If you deployed and your tax returns don’t reflect your full base pay, you can also use the pay charts to figure out that part. Again, make sure you account for changes in pay due to promotions, time in service increases, etc.
If you have any other pay or allowances beyond the Big 3, make sure you add them in, too. You’ll probably have to look back at your LES to find these.
SOAPBOX TIME! I know a lot of people in the military who don’t count their allowances as part of their income. I obviously can’t tell you what to do. But I would suggest that if you don’t consider your allowances when you are thinking about your income, you are misleading yourself. After all, it’s money that you are given for being an employee of the US government. And, not counting it means you aren’t comparing yourself apples-to-apples with civilians or future you. Remember, there will come a time when you will no longer be in the military. If you aren’t considering how much of your income comes from your allowances, you might be unpleasantly surprised when all of a sudden you stop receiving them.
Reading your own FIRE Prowess scores
Did this post inspire you to take a look at your own numbers? If so, there’s more! JW put together this breakdown of what the score ranges mean for your ability to FIRE. From his website:
If over the last 5 years your FIRE Prowess is:
- Negative or 0.0x– Not even on the path toward retirement, let alone FIRE. If you aren’t saving and investing any money and your net worth isn’t growing then it is time to make some changes and develop positive financial habits. It may be a change to a frugal lifestyle or getting an advance degree to take the next step in your career.
- 0x to 0.25x– You’re conscious of your retirement and know you should plan for it, but early retirement may not be on your radar at this point.
- .25x to 0.50x– You’ve got the ball rolling and you’re certainly trying! Keep investing wisely, perhaps add a side-hustle or few lifestyle tweaks to lower expenses and FIRE can be within your grasp.
- .50x to 0.75x– You’re working hard toward your retirement goals! Early retirement is definitely possible. Keep working hard and that investment snowball will be rolling (compounding) in no time!
- .75x to 1.0x– FIRE is on your mind and you are performing in overdrive right now!
- 0x and over– You are killing it! Don’t make any stupid mistakes and FIRE will be within your grasp in no time. In this scenario, your net worth is more than your lifetime earnings which Joe at Retire By 40 recently wrote about.
How I feel about the FIRE Prowess Gauge
While this tool doesn’t tell you the full story of your finances, I appreciate it for its ability to level the playing field across different incomes, savings/investing styles, length of time as an income earner and as a FIRE pursuer, etc.
I also love that you can use this score to track your progress over time. It’s very popular to track net worth growth year over year, and I do that along with many other financial bloggers. But net worth growth is largely dependent on both income and the starting balance that year. The FIRE Prowess score gets rid of that and just lets everybody track their progress on an even playing field. Pretty cool, no?
I created a new spreadsheet (finance bloggers love spreadsheets) so I can easily track and update my FIRE Prowess score in the future. Now that it is populated with my income and net worth for the last 10 years, it will be a simple matter of updating just my future year numbers. Fritz at The Retirement Manifesto has a good example of what a spreadsheet could look like, so I followed his example.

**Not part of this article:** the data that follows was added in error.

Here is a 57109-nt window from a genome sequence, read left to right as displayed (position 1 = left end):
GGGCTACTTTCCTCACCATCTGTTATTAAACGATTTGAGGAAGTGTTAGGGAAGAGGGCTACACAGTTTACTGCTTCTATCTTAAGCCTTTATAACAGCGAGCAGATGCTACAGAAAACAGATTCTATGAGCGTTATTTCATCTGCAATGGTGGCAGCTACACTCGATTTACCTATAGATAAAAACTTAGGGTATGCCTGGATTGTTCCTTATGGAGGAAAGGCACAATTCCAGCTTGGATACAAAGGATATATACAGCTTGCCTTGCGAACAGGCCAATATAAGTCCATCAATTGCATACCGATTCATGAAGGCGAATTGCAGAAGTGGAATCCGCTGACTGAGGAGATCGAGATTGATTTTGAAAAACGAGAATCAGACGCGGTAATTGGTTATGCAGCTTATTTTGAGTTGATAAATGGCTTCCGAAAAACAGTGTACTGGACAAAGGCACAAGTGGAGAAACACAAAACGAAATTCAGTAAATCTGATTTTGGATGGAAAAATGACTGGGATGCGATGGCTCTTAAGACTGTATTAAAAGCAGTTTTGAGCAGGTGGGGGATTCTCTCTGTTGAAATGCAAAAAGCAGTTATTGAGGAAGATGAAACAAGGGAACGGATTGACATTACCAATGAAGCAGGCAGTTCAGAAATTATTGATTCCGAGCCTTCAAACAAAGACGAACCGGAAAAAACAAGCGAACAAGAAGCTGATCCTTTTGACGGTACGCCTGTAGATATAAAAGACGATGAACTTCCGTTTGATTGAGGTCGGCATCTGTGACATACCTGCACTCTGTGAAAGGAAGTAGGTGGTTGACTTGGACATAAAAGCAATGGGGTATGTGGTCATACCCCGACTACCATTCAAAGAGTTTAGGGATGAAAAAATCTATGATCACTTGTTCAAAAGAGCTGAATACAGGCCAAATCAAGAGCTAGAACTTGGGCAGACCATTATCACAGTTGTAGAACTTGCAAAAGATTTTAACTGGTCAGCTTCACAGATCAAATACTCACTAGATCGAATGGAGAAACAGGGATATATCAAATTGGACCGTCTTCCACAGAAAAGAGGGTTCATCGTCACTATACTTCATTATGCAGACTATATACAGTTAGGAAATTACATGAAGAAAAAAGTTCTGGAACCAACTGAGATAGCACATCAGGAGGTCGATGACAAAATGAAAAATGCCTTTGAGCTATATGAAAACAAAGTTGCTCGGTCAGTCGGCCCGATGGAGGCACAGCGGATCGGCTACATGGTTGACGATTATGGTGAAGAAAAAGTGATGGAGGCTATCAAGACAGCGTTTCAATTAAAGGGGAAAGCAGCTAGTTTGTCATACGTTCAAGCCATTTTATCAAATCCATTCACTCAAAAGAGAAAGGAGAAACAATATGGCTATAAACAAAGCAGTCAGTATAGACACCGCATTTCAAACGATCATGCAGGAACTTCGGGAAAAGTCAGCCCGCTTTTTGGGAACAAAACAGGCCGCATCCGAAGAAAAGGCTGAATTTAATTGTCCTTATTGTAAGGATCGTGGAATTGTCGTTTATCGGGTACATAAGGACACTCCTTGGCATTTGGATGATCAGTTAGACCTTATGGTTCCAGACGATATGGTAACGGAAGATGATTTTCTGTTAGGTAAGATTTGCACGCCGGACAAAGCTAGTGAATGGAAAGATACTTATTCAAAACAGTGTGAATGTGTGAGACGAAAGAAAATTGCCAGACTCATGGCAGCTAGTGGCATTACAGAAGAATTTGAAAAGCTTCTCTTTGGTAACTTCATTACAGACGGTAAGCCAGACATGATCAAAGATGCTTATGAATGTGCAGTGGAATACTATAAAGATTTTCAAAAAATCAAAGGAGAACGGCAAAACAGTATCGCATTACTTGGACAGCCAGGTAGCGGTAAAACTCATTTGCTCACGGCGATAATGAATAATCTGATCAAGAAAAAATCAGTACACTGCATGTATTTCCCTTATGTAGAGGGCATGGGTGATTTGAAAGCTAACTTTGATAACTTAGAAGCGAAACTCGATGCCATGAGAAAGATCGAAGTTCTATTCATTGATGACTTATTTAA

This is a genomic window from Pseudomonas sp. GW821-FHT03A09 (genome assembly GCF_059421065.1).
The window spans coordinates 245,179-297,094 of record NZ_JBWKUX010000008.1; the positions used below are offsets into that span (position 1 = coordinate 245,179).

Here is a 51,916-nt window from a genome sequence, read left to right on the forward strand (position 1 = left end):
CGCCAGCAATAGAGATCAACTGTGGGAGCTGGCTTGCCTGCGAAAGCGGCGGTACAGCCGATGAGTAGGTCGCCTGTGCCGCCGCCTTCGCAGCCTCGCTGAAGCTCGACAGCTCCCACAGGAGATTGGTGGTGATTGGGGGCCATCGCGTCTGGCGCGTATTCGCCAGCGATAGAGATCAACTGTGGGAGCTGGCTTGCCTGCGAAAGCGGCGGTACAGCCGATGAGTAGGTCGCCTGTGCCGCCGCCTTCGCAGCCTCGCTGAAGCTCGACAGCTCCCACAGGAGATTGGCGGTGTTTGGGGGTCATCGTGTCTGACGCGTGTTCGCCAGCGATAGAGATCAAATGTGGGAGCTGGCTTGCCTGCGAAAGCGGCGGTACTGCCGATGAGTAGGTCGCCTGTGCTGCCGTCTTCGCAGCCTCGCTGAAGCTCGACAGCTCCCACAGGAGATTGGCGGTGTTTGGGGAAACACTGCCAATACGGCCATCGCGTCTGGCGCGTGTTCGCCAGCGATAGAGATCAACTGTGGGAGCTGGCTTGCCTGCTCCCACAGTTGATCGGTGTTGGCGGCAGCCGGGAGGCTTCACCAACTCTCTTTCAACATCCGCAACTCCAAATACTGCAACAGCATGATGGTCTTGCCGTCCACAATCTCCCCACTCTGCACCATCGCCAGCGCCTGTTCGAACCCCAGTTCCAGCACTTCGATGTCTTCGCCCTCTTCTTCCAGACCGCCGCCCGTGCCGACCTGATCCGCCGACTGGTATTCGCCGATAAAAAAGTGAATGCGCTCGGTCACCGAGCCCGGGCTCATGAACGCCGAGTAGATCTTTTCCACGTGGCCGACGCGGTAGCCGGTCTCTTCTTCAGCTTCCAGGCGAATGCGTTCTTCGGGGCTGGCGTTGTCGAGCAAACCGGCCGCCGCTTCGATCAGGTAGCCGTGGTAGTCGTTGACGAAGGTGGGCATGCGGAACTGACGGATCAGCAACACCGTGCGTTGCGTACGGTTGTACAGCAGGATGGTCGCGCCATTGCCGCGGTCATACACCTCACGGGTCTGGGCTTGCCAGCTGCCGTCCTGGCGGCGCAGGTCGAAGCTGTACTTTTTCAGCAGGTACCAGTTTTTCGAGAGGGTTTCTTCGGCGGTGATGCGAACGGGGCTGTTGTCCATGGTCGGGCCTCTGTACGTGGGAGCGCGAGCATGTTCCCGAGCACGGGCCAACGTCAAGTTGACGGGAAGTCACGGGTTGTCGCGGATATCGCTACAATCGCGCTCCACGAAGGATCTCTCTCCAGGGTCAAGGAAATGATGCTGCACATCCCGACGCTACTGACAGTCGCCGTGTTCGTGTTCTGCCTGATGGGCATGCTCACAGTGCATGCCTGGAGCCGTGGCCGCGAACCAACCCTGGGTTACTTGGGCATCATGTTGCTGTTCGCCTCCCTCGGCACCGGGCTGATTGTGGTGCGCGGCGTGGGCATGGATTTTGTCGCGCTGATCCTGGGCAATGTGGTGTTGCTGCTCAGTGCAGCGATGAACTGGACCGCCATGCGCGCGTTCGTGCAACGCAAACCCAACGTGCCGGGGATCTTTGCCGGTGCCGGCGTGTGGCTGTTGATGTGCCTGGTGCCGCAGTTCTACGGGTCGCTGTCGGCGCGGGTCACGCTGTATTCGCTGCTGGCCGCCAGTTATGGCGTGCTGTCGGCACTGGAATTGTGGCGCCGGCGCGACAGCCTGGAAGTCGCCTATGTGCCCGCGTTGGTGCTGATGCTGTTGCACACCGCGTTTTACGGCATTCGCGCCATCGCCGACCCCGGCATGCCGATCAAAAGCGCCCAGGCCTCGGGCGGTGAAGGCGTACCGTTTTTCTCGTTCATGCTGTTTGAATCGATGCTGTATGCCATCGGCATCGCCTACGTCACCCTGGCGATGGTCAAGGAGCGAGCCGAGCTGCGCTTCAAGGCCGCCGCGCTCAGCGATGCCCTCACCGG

Finally, I like this method of tracking my progress because it doesn’t require me to share my net worth with the world! It is very popular for finance bloggers to share their net worth numbers, and I’m not ruling it out for the future. But for now, it is something I prefer to keep private.
Want to Join the FIRE Prowess Chain?
JW has invited other bloggers and our readers to join in by sharing our numbers. If you want in, here’s all you need to do:
- Write a post on the topic, run your numbers, give some commentary on how accurate a gauge you think this is.
- Include a link to every other blogger who has written ahead of you in The Chain somewhere in your post.
- Tag all other bloggers ahead of you in “The Chain” via Twitter when you finish your post (this will take several tweets as the chain grows).
- As a courtesy, attempt to keep “The Chain” updated in your post as others join behind you. Give them a backlink. This isn’t mandatory, as it’s a bit burdensome, but you’re encouraged to support the request if you can.
- Anchor: The Green Swan – The Swan’s FIRE Prowess Gauge 2016: 132% Lifetime: 93%
- Link 1: The Retirement Manifesto – Is Your Wealth Building On Track? 2016: 57% Lifetime: 44%
- Link 2: OthalaFehu – My Swan FIRE Prowess Numbers 2016: 72% Lifetime: 61%
- Link 3: Budget On A Stick – My FIRE Prowess Score 2016: 52% Lifetime: 55%
- Link 4: Shnugi – Calculating My Savings Rate 2016: 71% Lifetime 54%
- Link 5: Dads Dollars Debt – DDD’s FIRE Prowess 2016: 26% Lifetime 32%
- Link 6: Debts To Riches – My FIRE Prowess Report Card 2016: 29% Lifetime 43%
- Link 7: Adventure Rich – The Adventure Rich FIRE Prowess Score 2016: 45% Lifetime 47%
- Link 8: Freedom Is Groovy – The Groovies FIRE Prowess Score 2016: 163% Lifetime 90%
- Link 9: Working Optional – Calculate Your Progress To Financial Freedom 2016: 97% Lifetime 75%
- Link 10: Budgets Are Sexy – My Total Lifetime Wealth Ratio: 2016: 135% Lifetime 60%
- Link 11: Life Zemplified – FIRE Prowess Score for Life Zemplified 2016: 78% Lifetime 76%
- Link 12: Physician’s Wealth Services – Physician Wealth’s FIRE Prowess 2016: 43% Lifetime 46%
- Link 13: Married And Harried – Married And Harried FIRE Prowess Score 2016: 32% Lifetime 14%
- Link 14: Ms. Liz Money Matters – Introducing the FIRE Prowess Score 2016 279% Lifetime 72%
- Link 15: Actuary On Fire: The Swan’s FIRE Prowess Gauge 2016 61% Lifetime 59%
- Link 16: Trail To FI: FIRE Prowess Score, Trail to FI Edition 2016 34% Lifetime 53%
- Link 17: Maximum Cents: Maximum Cents’ FIRE Prowess Score 2016: 56% Lifetime: 70%
- Link 18: Retiring On My Terms: ROMT’s FIRE Prowess 2016: 119% Lifetime: 57%
- Link 19: Minafi: The Minafi FIRE Prowess Score 2016: 74% Lifetime: 94%
- Link 20: Military Dollar: (that’s me!) 2016 81% Lifetime 83%
- Link 21: Finance Yo Self: FIRE Prowess Score for Finance Yo Self 2016: 44% Lifetime: 44%
- Link 22: The 7 Circles: FIRE Prowess Gauge 2016: 246% Lifetime: 219%
Do you know your FIRE Prowess score? If so, put it in the comments below! And if you have any questions about how to calculate your score, let me know!